PROGRAM NOTE: On day one of the DC program, students attended a morning orientation at American Councils, followed by a presentation from Pulitzer Center on Crisis Reporting to introduce the EverydayDC photo project. Then during the afternoon the group of 14 students traveled by chartered bus to areas and neighborhoods across the city, designed to expose them to both the federal Washington and the local “real” DC. The day ended with ice cream in Georgetown.
Seeing the buildings, I noticed that I couldn’t find any tall buildings like we have in Tokyo. I’m not sure if this is related to the history and the culture of America, but I would like to try finding the reasons. Also, on my way to the American Councils, I took the metro train. Even though the train wasn’t clean, I thought the people on the train were polite. In Japan, people don’t really say “excuse me” when they bump into others, because it is normal for the train to be crowded and people trying to get in, pushing each other. But here, I saw people saying “excuse me” whenever they touched someone, or when it was the station they wanted to get off, and wanted people to move out of their way.
Today, we saw around DC in afternoon. I could find many differences between DC and Japan in the city and it was difficult to see similar points.
One of my surprising observations was that we could see a difference of poverty and wealth by a place. We went to the convergence of two rivers. One side of the river was a place where very wealthy people are living, and opposite side was a place that not so rich people are living. Although I had thought about poor people in the past, I hadn’t thought about the issue of difference between poverty and wealth in Japan. I was shocked. What we saw today are only parts of DC. I look forward to understanding more about DC and America during this program.
The days seem longer here in Washington D.C.; they are long days full of unexpected bombshells and random thunderbolts. On the crammed bus that reeked of sweat, I had the opportunity to take into account some of the daily lives of locals in the urban parts of DC. I want to express my impressions of the people on the streets here, particularly the African Americans we tended to see throughout the whole afternoon. What surprised me most were the overcrowded sidewalks; near the Lincoln Memorial, food trucks were crammed with patient customers. It was not only the number of people in line that caught my eye; I had never seen that many colourful trucks catering food to people on streets. Meanwhile, in a neighbourhood in Anacostia, some topless African American teenagers were on their bikes, enjoying basking in the sun. What left my eyes pinned at them were that most people there didn’t have clothes or “attire” that a majority of people acquire and wear in Japan; in other words, I could see a cultural difference between me and the locals. I also witnessed a cultural difference within one city. It was a fresh experience, as I got an insight into a new world.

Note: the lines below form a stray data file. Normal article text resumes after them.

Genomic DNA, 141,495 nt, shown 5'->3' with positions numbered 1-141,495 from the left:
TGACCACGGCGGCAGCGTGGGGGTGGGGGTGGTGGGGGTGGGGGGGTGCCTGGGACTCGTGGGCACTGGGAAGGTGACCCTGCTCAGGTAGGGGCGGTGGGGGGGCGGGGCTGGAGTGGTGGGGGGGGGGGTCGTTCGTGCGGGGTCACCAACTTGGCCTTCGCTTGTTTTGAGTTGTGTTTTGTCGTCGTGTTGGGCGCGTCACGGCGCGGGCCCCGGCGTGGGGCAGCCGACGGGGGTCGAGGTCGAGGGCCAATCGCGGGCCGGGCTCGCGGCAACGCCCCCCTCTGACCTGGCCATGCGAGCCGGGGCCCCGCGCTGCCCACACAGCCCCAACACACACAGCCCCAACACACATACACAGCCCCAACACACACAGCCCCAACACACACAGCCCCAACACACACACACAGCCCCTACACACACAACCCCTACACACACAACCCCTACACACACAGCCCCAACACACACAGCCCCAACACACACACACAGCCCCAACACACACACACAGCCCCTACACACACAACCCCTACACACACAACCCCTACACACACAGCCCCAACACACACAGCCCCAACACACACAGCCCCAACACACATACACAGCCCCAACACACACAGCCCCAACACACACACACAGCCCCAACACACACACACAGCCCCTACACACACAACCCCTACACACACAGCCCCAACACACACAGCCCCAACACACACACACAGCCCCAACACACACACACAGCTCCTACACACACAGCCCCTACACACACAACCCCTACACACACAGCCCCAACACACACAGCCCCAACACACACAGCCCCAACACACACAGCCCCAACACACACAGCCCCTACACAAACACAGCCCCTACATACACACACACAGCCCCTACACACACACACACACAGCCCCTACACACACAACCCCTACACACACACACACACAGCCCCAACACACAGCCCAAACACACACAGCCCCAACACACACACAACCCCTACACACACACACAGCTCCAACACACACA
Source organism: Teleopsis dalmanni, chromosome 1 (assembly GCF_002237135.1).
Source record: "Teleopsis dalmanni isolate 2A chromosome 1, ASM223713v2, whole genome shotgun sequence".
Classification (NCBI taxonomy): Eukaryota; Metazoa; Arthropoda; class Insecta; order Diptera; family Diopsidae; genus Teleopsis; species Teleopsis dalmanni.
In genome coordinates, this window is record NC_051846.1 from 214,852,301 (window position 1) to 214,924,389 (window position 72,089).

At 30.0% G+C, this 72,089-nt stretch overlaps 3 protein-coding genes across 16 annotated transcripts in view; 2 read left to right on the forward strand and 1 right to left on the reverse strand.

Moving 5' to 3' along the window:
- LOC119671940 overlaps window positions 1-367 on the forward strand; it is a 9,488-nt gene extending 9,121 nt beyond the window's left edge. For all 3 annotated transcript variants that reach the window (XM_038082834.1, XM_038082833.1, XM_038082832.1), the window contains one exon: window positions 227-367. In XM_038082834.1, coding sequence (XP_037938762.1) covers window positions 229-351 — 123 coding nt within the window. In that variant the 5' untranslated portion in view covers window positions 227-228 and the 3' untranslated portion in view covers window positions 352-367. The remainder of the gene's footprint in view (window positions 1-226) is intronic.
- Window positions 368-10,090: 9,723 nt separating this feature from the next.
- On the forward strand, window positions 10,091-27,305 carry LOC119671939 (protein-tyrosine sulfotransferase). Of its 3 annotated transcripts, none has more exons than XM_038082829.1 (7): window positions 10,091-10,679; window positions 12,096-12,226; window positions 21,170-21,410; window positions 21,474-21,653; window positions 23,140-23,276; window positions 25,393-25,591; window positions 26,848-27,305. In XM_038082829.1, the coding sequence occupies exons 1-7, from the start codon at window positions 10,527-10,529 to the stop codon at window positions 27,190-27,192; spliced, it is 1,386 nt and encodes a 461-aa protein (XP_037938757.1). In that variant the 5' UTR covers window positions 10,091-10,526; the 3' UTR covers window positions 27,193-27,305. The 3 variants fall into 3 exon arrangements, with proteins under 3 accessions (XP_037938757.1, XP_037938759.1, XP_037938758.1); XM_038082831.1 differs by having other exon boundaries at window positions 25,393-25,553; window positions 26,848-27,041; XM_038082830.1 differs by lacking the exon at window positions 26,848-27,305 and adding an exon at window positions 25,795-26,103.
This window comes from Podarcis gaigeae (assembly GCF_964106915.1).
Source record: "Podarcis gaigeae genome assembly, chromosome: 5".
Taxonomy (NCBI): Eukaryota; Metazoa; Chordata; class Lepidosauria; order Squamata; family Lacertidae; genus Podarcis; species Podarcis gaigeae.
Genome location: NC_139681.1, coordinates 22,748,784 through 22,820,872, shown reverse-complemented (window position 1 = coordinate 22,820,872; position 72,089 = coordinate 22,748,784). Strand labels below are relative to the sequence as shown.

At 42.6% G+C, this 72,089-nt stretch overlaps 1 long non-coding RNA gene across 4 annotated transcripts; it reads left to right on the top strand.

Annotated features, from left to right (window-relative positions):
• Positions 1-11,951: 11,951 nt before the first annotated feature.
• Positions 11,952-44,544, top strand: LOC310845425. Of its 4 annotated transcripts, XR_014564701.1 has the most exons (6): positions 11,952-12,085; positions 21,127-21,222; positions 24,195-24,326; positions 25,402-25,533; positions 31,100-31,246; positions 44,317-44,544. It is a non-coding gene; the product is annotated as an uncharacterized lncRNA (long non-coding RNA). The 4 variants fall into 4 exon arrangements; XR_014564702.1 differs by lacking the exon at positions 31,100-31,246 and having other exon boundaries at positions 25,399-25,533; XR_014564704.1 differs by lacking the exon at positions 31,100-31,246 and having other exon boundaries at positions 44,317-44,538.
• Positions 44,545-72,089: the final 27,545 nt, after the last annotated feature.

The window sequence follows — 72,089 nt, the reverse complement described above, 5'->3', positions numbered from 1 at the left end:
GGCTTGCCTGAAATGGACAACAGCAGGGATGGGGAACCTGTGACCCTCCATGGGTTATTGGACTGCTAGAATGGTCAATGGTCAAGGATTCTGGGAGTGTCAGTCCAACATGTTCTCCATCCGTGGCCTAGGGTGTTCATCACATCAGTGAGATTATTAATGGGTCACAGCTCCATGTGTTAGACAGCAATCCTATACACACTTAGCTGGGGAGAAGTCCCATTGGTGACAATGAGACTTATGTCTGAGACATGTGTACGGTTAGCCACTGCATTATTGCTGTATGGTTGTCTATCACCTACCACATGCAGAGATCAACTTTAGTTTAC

As we toured DC I noticed two different points mainly.
What I was surprised at most was the diversity. Regardless of the skin colors and features, they don’t discriminate as much as Japanese do. Almost all people in Japan are Japanese so if there are some foreign people, Japanese avoid communicating with them or communicate as little they can. Japanese are afraid of foreign people even other Asians. It’s a kind of national character but also it’s so strong it can make foreigners feel uncomfortable.
Also there were a lot of memorials in DC to not forget the wars. The people in Tohoku also wanted to tell the stories to the next generation. I think DC would be a kind of example on how to convey and remember something important.
I know there is no better no worse. However the society in US is better for me because there are diverse people. Everyone is welcomed. Sometimes we are forced to be a stereotype in Japan and also discriminated if we are different. I used to be a Chinese and sometimes avoid people in Japan. It was actually what I felt today but I’m excited to discuss a lot and how my thoughts will be changed.
While we’re taking photos of “Everyday D.C.”, I noticed that there are a lot of food trucks along the main street.
It was interesting because, we don’t have so much food trucks in Japan and it provides people with space and time to communicate with each other even in the hot weather. Also, people in D.C. are outgoing. So, no matter who you are, you can talk to people with some food from food trucks.
DC life started!!
This is my second time to come to U.S. First time, I went to New York, so it is my first time to come to Washington, DC. What caught my eyes here is the height of the buildings. Since it is a capital of the wealthiest country in the world, I thought there would be lots of high buildings as the center of the America. However, the actual buildings I saw today were not very tall; instead, they were large and well-designed like Roman architecture. My host family told me that in DC, the buildings taller than the Washington Monument are not allowed. I thought it is nice and cool that not making Washington just a “business” place but making the place more attractive and really for people live.
On Caitie’s first day in Japan, she mentioned that the city was very colorful. At first, I didn’t understand what she meant; my impression is that huge gray buildings hover over you, shutting out the sunlight and the beautiful blue sky. But now that I saw a little bit of DC, I think I’m starting to understand what she was saying. Signs being very simple and the metro being dark are things that came up during today’s discussion. I also noticed that for ads, they tend to all have the same topic in one area, which makes it seem less busy whereas Japanese ads are all over the place and in many colors and styles.